Health Care, Entitlement, and Citizenship

Health Care, Entitlement, and Citizenship

CANDACE JOHNSON REDDEN
Copyright Date: 2002
Pages: 168
https://www.jstor.org/stable/10.3138/9781442675667
  • Cite this Item
  • Book Info
    Health Care, Entitlement, and Citizenship
    Book Description:

    Redden examines the theoretical dimensions of citizenship and rights in Canada as they intersect with health care politics, and offers answers to questions concerning the right to health care and the equitable distribution of health care resources.

    eISBN: 978-1-4426-7566-7
    Subjects: Political Science

Table of Contents

  1. Front Matter
    (pp. i-iv)
  2. Table of Contents
    (pp. v-vi)
  3. Acknowledgments
    (pp. vii-2)
  4. 1 Introduction
    (pp. 3-13)

    Debates concerning health care in Canada and the United States have reached a significant juncture. There is regular cross-border dialogue and comparison in this policy field, and approaches to reform emanating from historically disparate paths in each country seem to be converging. Universality and privatization both seem to be untenable. In the United States, the possibility of universal access to health care services is addressed in ambitious, idealistic, and contradictory ways, with increasing alarm and frustration. In Canada, universal health care is being eroded by rising levels of private sector involvement in both the insurance and delivery of health care...

  5. 2 Health Care Entitlement and Citizenship Development
    (pp. 14-29)

    The above statements clearly indicate that health care in Canada is considered to be a right of citizenship. Patterns of entitlement were gradually institutionalized in the 1940s, 1950s, and 1960s, and now seem to be threatened by fiscal restraint measures, the neo-liberal trade agenda, and various reform efforts that have resulted in marginal erosion of the health system. In the face of such challenges, the right to health care is consistently defended. The bulwark that is created against retrenchment has a clear political message: citizens are entitled to universal health care, and they expect that their social rights will be...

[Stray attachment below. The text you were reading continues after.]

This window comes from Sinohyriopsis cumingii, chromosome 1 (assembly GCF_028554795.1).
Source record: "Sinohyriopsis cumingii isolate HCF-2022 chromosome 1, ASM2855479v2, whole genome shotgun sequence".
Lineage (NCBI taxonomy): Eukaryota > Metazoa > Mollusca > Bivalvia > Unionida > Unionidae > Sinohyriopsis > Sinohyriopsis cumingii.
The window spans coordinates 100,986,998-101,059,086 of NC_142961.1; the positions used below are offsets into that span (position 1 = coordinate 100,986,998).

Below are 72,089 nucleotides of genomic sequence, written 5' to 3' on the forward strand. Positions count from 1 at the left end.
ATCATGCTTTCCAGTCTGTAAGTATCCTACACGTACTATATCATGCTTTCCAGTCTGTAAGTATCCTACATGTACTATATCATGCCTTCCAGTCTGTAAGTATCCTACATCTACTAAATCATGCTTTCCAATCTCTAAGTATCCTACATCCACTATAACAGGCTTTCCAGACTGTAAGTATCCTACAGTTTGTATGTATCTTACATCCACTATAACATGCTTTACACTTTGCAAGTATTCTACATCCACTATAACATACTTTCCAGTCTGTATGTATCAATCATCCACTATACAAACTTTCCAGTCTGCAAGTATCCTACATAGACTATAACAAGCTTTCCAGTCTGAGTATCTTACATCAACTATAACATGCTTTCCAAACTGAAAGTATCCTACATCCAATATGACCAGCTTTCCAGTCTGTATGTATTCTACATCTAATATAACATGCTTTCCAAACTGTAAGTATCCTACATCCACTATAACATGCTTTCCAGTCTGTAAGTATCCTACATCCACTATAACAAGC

6. 3 The Evolution of Social Rights in Canada
    (pp. 30-48)

    The resonance of T.H. Marshall’s work on citizenship is remarkable. In a series of lectures, Marshall was able to cogently explain the evolution of citizenship over three centuries, and, at the same time, capture the essence of contemporary and emerging sentiment concerning social inequality and entitlement. However, the social rights thesis has been consistently defended as an infungible, sustainable element of the state–society relationship, in spite of Marshall’s caveat that citizenship is an evolving concept. In this chapter I examine closely Marshall’s third stage of citizenship development – social rights – to evaluate the extent of change in Canadian...

  7. 4 The Right to Health Care
    (pp. 49-61)

    The Canadian health care system as a social policy experiment has proven to be a successful redistributive program. It is also a political symbol that distinguishes Canada from the United States, and as such transforms Canadian identity. Current changes in the system relating to patterns of deinstitutionalization, rising costs of pharmaceuticals, and the epidemiological contours of disease, in addition to the recognition that there might not be enough public money to meet demand, are causing health policy analysts to rethink the ways in which health services are funded and delivered.